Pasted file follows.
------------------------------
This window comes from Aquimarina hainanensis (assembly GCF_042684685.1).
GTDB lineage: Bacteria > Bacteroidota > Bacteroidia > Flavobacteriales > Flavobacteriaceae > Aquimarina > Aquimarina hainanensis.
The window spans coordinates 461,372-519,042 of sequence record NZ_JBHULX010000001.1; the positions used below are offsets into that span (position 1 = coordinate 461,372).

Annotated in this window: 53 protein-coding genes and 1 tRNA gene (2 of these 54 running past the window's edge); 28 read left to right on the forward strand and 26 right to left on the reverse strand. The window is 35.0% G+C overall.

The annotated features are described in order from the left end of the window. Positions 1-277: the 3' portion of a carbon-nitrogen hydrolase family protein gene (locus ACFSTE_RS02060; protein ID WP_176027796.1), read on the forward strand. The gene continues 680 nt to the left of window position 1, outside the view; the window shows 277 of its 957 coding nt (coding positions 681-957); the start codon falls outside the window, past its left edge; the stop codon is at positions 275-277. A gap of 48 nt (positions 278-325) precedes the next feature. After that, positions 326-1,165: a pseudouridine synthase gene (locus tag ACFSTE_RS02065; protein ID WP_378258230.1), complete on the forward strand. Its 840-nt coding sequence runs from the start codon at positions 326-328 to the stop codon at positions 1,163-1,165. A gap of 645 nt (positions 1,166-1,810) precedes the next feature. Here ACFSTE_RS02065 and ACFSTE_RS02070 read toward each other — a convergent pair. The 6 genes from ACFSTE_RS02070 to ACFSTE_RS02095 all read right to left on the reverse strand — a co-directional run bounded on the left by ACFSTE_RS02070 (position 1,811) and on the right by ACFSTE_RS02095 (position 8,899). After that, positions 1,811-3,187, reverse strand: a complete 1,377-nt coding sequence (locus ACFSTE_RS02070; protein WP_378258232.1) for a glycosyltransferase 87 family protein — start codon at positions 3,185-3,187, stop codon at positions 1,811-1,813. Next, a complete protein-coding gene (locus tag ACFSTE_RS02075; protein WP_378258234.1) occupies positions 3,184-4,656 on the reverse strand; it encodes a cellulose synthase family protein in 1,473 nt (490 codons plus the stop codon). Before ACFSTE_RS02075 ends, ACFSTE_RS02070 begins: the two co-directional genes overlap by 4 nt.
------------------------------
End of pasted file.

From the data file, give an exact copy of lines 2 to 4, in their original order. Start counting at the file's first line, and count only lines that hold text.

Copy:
GTDB lineage: Bacteria > Bacteroidota > Bacteroidia > Flavobacteriales > Flavobacteriaceae > Aquimarina > Aquimarina hainanensis.
The window spans coordinates 461,372-519,042 of sequence record NZ_JBHULX010000001.1; the positions used below are offsets into that span (position 1 = coordinate 461,372).

Annotated in this window: 53 protein-coding genes and 1 tRNA gene (2 of these 54 running past the window's edge); 28 read left to right on the forward strand and 26 right to left on the reverse strand. The window is 35.0% G+C overall.